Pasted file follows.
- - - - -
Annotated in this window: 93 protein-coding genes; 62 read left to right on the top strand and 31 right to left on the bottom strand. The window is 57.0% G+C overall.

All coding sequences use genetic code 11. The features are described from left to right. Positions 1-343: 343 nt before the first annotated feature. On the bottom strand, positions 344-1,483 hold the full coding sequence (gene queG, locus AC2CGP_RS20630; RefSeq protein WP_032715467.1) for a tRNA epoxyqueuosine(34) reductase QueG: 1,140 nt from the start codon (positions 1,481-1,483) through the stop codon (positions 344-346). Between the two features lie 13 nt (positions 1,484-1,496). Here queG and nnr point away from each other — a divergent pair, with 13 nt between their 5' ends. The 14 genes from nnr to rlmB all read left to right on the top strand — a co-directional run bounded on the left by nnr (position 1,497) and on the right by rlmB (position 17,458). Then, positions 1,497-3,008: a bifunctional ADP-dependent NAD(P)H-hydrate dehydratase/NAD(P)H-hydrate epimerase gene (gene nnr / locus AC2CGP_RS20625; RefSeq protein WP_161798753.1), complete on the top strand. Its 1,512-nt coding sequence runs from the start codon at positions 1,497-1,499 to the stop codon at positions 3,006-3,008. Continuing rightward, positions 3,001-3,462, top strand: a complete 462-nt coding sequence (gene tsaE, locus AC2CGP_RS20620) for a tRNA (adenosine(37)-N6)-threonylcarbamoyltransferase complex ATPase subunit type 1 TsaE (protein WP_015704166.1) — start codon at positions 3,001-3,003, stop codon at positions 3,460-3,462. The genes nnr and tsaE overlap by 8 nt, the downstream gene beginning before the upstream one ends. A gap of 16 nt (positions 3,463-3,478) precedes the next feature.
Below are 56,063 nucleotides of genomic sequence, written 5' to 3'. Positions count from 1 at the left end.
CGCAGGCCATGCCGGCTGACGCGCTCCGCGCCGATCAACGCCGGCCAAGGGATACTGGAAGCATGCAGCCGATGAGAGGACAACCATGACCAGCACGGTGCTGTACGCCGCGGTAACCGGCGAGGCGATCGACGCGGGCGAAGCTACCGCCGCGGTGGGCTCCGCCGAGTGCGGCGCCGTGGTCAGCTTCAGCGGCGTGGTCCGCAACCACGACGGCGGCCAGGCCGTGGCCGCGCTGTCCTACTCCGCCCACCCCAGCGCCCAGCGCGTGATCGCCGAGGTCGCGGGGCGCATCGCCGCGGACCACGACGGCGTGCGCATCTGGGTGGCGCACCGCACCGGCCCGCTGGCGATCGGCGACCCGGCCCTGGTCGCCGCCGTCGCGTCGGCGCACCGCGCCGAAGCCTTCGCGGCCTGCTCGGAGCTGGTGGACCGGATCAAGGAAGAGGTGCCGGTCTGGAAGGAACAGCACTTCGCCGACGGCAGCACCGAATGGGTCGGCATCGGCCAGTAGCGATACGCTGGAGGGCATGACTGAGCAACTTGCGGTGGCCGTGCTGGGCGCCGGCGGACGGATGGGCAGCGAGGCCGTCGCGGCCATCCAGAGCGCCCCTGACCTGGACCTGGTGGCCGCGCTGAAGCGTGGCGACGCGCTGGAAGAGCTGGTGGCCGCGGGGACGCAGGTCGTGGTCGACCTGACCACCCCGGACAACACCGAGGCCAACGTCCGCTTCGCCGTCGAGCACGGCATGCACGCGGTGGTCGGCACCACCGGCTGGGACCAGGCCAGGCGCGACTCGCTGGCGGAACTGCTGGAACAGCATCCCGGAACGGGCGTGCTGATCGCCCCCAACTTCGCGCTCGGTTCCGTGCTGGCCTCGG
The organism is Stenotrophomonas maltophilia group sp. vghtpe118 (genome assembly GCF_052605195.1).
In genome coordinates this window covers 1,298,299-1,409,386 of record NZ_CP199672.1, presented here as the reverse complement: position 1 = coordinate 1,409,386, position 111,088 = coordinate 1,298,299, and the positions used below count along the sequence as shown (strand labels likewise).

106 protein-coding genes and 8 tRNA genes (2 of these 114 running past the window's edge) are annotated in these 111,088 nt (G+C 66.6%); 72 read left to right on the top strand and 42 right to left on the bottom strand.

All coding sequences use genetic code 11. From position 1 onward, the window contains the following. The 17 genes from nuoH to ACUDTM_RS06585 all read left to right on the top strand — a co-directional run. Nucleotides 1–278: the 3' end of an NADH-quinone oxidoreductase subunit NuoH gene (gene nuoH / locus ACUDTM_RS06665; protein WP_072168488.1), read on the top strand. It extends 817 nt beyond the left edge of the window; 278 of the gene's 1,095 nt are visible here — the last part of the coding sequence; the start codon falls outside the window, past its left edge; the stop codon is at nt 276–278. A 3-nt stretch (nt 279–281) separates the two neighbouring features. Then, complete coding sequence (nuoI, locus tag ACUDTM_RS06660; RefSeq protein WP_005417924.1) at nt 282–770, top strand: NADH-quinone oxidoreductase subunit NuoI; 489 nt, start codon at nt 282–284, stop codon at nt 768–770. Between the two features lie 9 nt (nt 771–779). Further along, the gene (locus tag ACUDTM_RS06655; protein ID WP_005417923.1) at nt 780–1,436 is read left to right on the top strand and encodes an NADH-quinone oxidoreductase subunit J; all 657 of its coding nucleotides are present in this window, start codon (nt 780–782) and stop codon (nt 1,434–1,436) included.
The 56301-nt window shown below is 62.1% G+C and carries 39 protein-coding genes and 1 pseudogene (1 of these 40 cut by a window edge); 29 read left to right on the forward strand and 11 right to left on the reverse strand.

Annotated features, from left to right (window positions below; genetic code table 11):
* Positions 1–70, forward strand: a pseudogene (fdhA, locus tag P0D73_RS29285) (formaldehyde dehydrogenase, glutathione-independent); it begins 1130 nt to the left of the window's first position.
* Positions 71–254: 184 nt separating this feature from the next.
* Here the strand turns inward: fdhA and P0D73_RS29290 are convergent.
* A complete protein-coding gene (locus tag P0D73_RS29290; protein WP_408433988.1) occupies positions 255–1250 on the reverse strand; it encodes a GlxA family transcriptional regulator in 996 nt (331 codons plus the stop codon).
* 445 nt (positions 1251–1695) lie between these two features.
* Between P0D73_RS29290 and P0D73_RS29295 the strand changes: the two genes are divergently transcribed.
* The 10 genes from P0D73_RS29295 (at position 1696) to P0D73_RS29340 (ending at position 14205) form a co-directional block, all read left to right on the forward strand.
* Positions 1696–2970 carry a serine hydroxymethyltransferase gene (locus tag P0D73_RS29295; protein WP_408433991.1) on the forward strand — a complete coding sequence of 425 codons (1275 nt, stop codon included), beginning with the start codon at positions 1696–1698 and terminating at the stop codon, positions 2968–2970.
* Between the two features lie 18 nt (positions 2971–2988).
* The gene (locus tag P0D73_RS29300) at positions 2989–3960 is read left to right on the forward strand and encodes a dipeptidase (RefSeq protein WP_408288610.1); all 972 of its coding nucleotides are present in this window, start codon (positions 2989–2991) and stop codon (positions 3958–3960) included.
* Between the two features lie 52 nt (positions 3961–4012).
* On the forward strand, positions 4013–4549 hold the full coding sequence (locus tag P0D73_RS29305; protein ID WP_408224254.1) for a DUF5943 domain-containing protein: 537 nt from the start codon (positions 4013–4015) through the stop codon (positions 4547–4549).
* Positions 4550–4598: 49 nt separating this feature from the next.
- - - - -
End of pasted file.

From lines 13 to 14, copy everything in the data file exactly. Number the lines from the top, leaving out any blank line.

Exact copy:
* Here the strand turns inward: fdhA and P0D73_RS29290 are convergent.
* A complete protein-coding gene (locus tag P0D73_RS29290; protein WP_408433988.1) occupies positions 255–1250 on the reverse strand; it encodes a GlxA family transcriptional regulator in 996 nt (331 codons plus the stop codon).